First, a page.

The covid pandemic has ended. Again.

New academic paper explores the four recovery scenarios impacting growth in the travel and hospitality sector

a pile of books with a pair of glasses on top

Travel and hospitality is an inherently optimistic business sector. The investments made creating incredible hotels, leisure facilities, restaurants and attractions are vast. The mantra ‘build it and they will come’ may in fact come from a Hollywood film, but these days it is a frequently heard saying in boardrooms around the globe.

While this positive take fuels innovation for companies and drives expansion, it can also have a downside. And this is something Pace Dimensions’ managing director Tim Davis and Jeroen Oskam, research institute director from HotelSchool the Hague, have explored recently in an academic research paper investigating how the industry may have been perhaps too upbeat in its assumptions with regards to the post-Covid recovery.

The report, ‘The Covid-pandemic has ended. Again’, has been published by leading academic research platform Emerald Publishing as part of the Journal of Tourism Futures. It investigates why the widespread belief that a pronounced ‘V-shaped’ decline and bounce-back for demand were and are misplaced.

Of course, context is everything. Travel and hospitality perhaps believed it would recover strongly given that is what it has always done. Past evidence of a robust recovery is everywhere, from the short-term hits of terrorist activity to longer-term impacts of the sector such as large-scale natural disasters. Across the world there are myriad examples where travel booms – eventually – after experiencing these events. Even past epidemics, such as SARS, have been overcome. So what were the assumptions, and where has the industry gone wrong?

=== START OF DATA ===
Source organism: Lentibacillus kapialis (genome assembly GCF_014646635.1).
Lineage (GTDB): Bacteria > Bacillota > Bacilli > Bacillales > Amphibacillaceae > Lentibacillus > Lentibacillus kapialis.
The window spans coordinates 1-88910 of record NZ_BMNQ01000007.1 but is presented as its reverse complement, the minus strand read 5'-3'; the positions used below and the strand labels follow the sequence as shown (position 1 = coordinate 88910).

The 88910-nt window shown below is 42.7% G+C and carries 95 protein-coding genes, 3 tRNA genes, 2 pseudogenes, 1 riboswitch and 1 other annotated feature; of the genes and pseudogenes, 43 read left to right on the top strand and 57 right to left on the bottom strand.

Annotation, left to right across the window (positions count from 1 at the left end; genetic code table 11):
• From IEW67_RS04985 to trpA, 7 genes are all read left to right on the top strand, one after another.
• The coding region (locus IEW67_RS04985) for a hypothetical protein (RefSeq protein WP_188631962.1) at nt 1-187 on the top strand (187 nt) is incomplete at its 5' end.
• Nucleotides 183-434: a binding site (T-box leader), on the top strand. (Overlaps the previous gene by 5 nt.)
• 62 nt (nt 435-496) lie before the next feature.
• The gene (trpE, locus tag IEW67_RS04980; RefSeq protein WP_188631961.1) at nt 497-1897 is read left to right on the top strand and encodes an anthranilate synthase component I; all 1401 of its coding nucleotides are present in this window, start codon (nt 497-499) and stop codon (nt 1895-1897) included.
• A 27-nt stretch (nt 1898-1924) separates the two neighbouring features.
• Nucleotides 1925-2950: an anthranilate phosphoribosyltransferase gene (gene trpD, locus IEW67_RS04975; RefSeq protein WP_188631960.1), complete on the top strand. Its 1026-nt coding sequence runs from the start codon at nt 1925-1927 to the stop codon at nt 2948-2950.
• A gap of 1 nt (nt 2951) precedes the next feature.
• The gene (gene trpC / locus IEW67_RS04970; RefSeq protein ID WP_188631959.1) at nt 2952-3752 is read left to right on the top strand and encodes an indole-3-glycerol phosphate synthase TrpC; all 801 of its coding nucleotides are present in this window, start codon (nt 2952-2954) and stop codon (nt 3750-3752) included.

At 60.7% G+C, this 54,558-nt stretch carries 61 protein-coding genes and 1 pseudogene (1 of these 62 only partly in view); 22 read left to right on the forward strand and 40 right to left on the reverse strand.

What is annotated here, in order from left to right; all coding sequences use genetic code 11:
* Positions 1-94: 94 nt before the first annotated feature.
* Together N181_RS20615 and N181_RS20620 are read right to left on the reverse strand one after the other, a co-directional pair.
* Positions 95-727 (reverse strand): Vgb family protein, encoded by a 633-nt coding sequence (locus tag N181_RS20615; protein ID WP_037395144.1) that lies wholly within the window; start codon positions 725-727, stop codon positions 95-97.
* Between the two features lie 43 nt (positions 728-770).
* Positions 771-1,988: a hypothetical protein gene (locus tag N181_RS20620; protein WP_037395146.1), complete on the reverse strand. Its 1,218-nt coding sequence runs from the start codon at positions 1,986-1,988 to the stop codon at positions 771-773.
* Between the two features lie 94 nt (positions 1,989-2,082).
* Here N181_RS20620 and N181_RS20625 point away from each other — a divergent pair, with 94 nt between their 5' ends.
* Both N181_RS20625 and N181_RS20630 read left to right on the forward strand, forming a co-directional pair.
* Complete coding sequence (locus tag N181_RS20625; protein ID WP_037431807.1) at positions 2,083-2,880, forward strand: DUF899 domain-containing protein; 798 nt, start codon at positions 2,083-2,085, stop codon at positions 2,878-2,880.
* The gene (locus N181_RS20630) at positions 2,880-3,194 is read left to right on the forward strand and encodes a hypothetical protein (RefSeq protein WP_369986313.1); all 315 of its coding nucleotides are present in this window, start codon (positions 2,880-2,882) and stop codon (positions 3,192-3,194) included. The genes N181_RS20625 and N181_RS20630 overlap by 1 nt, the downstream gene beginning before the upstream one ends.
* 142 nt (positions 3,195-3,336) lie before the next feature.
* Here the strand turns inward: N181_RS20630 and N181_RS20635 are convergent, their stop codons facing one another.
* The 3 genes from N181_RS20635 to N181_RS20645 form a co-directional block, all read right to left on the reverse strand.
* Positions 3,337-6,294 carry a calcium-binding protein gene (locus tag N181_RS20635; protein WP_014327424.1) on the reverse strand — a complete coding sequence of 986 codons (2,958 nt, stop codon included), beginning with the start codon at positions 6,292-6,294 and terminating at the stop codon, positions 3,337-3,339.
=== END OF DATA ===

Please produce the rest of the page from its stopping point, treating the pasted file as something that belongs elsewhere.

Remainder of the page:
In general, the belief was that widespread vaccination would prevent transmissions, that social and economic restrictions would be short-lived, and that consumers would be keen to spend again when the pandemic was over. However, Davis and Oskam suggest that these assumptions are too simplistic – and needed proper stress testing. Having done that, four contrasting scenarios are now playing out simultaneously. These are:

1. Cautious rebound: travel and hospitality businesses returning to ‘normal’
This baseline scenario can be viewed in much of the western world, where widespread vaccination programmes have been rolled out and the worst symptoms of Covid-19 are now in check. The end of travel restrictions means businesses kept afloat by government loans and furlough schemes can now return to work after a period of hibernation.

All well and good, but as we have seen, the return of normal life has brought demand-led inflation and labour shortages, while pent-up demand in both the leisure and corporate travel markets has also caused issues. However, in the longer-term the outlook is for a gradual normalisation in demand.

2. A sick world: limited travel and hospitality recovery in the developing world
Elsewhere, vaccines are not having the required impact. Low vaccination rates and the emergence of new variants continue to threaten society. In some of the poorest countries, such a scenario means Covid could continue to run unchecked, especially without governmental support. As such, economic recovery is being hampered and nations potentially face international isolation. The prospect of ‘Covid-ghettos’ emerging could create social tensions, inflame violence and erode consumer confidence, All the while, travel becomes something only richer consumers can do.